Heirloom, a leading U.S. Direct Air Capture (DAC) company, has unveiled plans to construct two DAC facilities in Shreveport, Louisiana, capable of jointly removing up to 320,000 tons of carbon dioxide from the atmosphere each year. Both facilities will deploy Leilac’s innovative electric calcination and carbon capture technology under a global licence agreement.

The first facility, with a capacity to remove ~17,000 tons of CO₂ annually, is expected to commence operations by 2026. A second facility, designed to handle ~300,000 tons per year, will be developed in phases, starting with an initial capacity of ~100,000 tons expected to be operational by 2027.

Daniel Rennie

Daniel Rennie, Leilac CEO

“Direct Air Capture technology will play a big part in the global effort to address climate change. Heirloom and Leilac’s partnership and our complementary and innovative technologies are designed to deliver a way to drive down DAC costs. I am proud of these projects and eager to see them validate our exciting combined technology approach.”

Shashank Samala

Shashank Samala, Heirloom CEO

“We couldn’t be more excited to be building these new facilities in Northwest Louisiana. These investments not only bring meaningful economic activity and job creation to the region, but also help to cement Louisiana as a leader in this new energy economy and further America’s leadership on the global stage.

“Coming shortly after we opened America’s first commercial DAC facility, this expansion in Louisiana continues Heirloom’s strong momentum as we work toward billion-ton scale.”

Carbon clean-up

Carbon dioxide removal is predicted to play a critical role in preventing the worst effects of climate change. An estimated 1-10 billion tonnes of atmospheric CO₂ removal per year will be required to mitigate excess emissions and limit global warming to 1.5 °C. The ongoing development and deployment of DAC technology is crucial in the quest meet global climate commitments and ultimately achieve net-zero or even net-negative emissions.

Leilac’s partnership with Heirloom brings together two complementary climate technologies to provide an efficient approach to atmospheric carbon dioxide removal by DAC. Through the use of low cost and abundant limestone, modular and scalable designs, and efficient and renewably powered electric heating, Heirloom and Leilac’s combined approach aims to deliver a fast and low-cost path to permanent CO₂ removal.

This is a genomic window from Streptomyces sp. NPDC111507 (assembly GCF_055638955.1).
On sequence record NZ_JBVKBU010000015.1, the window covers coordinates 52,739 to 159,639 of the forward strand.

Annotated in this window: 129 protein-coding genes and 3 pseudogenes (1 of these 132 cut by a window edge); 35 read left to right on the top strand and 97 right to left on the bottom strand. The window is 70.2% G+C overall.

The partnership also aims to accelerate the deployment of renewably powered electric calcination technology for the decarbonisation of hard-to-abate industries, like cement and lime, in support of a just transition to sustainable local industries.

Scaling up

Heirloom’s pilot facility in Tracy, California
Heirloom’s pilot facility in Tracy, California

A phased scale up approach is designed to enable technical, engineering, and operational learnings and efficiencies that support more cost-effective carbon dioxide removal at scale.

Following the signing of a perpetual global licence agreement and a collaboration agreement in October 2023, Leilac and Heirloom have continued to progress the engineering and design of DAC plants using Leilac’s electric calcination and carbon capture technology. These designs have been supported by ongoing R&D campaigns using an electric calciner pilot-plant at the Calix Technology Centre, a site owned and managed by Calix, Leilac’s parent company.

The 300,000 ton per year facility is Heirloom’s contribution to Project Cypress, a DOE-supported DAC Hub eligible for up to $600 million in government funding. In addition, the State of Louisiana will contribute up to $10 million in economic incentives for the projects, reflecting bipartisan support for DAC in the state. Combined, the DAC facilities are expected to create at least 1,000 construction jobs and over 80 permanent jobs.

Permanent carbon removals

Heirloom is partnering with CapturePoint, a carbon management company, to store the CO₂ captured from these facilities in Class VI underground wells – a safe, durable, and permanent storage solution. The pipeline and storage wells used for Heirloom’s captured CO₂ will be dedicated to permanent CO₂ storage. Both facilities will be fully powered by additional renewable energy sources.